Sunday, January 4, 2009

Emotional Quotient

Buck (1985) has defined emotion as the process by which motivational potential is realized or ‘read out’, when activated by challenging stimuli. In other words, emotion is seen as a ‘read out’ mechanism carrying information about motivational systems. To exhibit emotions is very easy but doing it at the right time, at the right place, with the right person and to the right degree is difficult. The management of emotions has given rise to the most talked about term “Emotional Intelligence” or “Emotional Quotient”.

Emotional Intelligence motivates employees to pursue their unique potential and purpose, and activates innermost potential values and aspirations, transforming them from things they think about, to what they do. Emotional Intelligence enables one to learn, to acknowledge and understand feeling in ourselves and in others and that we appropriately respond to them, effectively applying the information and energy of emotions in our daily life and work. Cooper and Sawaf (1997) define emotional intelligence as the ability to sense, understand and effectively apply the power and acumen of emotions as a source of human energy, information, connection and influence. Mayer and Salovey, (1993) define emotional intelligence as the ability to monitor one’s own and other’s feelings and emotions to discriminate among them, and to use this information to guide one’s thinking and action. Emotional intelligence involves the ability to perceive accurately, appraise, and express emotions; the ability to access and/or generate feelings when they facilitate thoughts; the ability to understand emotions and emotional knowledge and intellectual growth.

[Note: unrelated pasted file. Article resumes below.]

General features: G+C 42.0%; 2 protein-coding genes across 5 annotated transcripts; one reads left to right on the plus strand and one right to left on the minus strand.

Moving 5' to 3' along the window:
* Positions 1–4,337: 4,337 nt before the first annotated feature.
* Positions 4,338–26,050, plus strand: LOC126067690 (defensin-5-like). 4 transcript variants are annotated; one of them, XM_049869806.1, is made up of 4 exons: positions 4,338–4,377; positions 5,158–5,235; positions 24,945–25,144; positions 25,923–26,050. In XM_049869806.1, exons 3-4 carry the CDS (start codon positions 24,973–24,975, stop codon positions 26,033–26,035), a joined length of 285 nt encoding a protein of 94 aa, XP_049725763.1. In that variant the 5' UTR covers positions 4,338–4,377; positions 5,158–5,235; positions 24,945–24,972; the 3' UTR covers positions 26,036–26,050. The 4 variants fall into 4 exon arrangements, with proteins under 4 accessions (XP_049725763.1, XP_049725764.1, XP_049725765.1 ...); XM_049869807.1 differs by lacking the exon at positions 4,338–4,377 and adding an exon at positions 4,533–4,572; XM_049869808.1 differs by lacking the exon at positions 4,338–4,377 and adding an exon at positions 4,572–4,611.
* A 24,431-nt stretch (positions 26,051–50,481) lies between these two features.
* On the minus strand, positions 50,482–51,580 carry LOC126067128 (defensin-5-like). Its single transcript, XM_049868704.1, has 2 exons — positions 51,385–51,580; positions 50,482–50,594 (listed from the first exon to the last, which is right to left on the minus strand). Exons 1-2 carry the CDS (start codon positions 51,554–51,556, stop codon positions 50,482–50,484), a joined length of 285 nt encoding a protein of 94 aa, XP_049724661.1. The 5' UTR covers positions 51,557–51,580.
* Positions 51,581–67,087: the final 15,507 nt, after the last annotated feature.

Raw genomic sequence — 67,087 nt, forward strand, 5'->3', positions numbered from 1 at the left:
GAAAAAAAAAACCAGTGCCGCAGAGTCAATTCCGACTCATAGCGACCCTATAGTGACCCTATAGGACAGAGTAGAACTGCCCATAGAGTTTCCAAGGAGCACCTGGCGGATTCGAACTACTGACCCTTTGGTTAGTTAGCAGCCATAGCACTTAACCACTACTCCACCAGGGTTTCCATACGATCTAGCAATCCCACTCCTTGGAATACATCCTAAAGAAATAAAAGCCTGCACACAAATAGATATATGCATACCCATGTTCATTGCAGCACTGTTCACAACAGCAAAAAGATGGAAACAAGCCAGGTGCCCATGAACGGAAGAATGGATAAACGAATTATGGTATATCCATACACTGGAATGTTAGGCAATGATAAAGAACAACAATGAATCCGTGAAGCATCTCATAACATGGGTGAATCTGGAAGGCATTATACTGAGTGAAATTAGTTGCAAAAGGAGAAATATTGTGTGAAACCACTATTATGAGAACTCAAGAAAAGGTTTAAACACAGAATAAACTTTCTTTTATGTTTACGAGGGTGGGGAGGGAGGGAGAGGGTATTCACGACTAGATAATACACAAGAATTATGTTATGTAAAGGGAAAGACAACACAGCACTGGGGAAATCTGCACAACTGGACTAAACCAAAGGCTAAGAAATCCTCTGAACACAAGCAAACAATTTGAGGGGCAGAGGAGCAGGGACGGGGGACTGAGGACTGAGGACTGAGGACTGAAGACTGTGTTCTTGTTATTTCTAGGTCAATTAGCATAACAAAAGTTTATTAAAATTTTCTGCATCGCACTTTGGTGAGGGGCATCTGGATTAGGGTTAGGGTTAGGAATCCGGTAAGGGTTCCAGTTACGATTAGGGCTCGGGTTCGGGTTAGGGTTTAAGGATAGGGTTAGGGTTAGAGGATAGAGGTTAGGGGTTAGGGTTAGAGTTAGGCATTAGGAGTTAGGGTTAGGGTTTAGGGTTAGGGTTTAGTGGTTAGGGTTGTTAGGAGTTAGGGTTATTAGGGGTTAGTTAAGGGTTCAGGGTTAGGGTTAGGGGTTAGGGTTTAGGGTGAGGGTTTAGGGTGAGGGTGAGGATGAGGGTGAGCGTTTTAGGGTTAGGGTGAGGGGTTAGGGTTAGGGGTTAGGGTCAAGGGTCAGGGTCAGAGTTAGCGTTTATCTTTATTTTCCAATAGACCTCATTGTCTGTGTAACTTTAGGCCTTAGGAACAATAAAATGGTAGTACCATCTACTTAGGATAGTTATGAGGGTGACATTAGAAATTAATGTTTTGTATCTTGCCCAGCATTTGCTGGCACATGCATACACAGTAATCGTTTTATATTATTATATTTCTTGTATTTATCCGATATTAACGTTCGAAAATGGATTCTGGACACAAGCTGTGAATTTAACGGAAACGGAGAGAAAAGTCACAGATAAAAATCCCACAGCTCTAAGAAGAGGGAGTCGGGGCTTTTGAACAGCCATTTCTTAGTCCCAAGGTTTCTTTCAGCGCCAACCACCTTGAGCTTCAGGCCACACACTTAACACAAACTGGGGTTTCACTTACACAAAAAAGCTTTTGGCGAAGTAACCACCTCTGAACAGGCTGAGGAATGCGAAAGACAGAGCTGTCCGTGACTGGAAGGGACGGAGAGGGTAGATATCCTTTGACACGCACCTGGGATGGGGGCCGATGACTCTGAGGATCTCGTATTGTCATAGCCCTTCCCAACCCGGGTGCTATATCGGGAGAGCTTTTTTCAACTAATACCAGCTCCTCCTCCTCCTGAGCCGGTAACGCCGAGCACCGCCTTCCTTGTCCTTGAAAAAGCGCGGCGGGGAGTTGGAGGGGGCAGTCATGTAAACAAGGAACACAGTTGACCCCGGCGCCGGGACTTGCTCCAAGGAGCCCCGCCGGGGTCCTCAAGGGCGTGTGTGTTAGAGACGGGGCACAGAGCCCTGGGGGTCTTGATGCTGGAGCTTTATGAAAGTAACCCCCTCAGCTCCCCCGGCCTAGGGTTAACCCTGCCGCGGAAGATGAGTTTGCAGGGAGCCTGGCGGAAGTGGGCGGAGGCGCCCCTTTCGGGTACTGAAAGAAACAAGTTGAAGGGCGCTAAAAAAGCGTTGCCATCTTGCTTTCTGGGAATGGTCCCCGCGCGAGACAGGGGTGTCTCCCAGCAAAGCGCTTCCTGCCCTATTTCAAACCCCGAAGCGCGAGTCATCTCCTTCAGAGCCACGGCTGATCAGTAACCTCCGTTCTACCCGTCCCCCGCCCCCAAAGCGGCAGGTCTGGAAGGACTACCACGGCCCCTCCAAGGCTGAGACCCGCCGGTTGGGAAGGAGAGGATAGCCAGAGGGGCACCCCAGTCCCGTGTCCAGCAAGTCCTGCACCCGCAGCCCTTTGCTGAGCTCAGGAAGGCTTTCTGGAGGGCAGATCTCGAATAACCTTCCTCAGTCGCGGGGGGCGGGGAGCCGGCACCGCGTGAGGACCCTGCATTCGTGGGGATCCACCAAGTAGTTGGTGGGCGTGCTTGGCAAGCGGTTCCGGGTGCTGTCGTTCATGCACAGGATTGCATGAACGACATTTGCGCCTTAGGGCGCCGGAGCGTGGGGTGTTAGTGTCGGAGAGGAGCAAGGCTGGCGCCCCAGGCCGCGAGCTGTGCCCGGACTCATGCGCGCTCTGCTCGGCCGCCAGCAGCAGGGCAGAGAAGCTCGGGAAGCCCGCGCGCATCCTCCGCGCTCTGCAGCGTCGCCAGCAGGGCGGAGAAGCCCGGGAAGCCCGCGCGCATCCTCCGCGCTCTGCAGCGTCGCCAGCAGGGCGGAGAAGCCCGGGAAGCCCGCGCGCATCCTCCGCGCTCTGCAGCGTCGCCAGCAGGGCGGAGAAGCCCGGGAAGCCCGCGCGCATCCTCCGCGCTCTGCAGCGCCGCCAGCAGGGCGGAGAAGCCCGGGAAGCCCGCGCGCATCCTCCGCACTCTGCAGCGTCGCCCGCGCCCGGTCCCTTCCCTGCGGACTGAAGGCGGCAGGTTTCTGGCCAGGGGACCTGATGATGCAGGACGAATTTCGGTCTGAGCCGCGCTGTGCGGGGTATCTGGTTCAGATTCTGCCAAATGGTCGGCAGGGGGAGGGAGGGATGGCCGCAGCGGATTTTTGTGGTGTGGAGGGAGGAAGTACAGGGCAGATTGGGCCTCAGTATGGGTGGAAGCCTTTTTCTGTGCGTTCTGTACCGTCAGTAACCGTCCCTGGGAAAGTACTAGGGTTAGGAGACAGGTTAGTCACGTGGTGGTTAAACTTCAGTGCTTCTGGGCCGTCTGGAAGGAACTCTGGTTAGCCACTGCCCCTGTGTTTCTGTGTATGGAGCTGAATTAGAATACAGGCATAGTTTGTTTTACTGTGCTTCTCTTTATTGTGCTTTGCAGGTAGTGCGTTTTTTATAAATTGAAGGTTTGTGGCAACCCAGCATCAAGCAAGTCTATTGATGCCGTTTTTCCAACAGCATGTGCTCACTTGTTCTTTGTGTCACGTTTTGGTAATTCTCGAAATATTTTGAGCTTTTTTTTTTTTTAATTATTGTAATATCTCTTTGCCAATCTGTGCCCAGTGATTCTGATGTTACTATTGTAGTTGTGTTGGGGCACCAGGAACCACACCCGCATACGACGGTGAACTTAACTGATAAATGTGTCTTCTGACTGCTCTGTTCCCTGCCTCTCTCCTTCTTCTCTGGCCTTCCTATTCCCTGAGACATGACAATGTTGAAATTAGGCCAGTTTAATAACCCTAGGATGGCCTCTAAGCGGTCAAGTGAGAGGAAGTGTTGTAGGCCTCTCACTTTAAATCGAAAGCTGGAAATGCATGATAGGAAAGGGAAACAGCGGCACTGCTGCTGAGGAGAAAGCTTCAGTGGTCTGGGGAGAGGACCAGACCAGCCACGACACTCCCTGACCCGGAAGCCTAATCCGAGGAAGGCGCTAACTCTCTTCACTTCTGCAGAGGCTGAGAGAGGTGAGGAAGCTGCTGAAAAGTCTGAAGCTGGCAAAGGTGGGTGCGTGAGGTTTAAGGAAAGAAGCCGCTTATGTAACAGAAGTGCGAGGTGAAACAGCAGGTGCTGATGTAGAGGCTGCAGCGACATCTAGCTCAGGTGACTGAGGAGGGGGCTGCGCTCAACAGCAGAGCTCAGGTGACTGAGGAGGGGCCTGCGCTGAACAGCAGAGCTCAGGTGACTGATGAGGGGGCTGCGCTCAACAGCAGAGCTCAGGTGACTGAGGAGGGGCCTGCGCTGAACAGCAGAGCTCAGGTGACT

The term Emotional Intelligence encompasses the following five characteristics and abilities as discussed by Golman (1995).

1. Self-awareness: Knowing your emotions, recognizing feelings as they occur and discriminating between them is being emotionally literate.

2. Mood Management: Handling feelings so that they are relevant to the current situation and you react appropriately.

3. Self-motivation: “Gathering up” your feelings and directing yourself towards a goal, despite self-doubt, inertia and impulsiveness. More responsible, better ability to focus on the task at hand and pay attention, less impulsive, more self controlled and improved scores on achievement tests.

4. Empathy: Recognizing feelings in others and tuning into their verbal and non verbal cues.

5. Managing relationships: Handling interpersonal interaction, conflict resolution, and negotiations.

Measures of Emotional Intelligence

EQ comprises various related components that strengthen emotional intelligence and give desired outcomes. There are 21 scales which best explains EQ. the scales are further grouped into 5 categories, namely current environment, literacy, competencies, values and believes, and outcomes. Cooper and Sawaf (1997) have reported EQ map in which total score on each scale is graded in one of the four levels – optimal, proficient, vulnerable and cautionary. Goleman (1995) developed another scale. The scale has various situations and scores and computed on the basis of responses to these situations.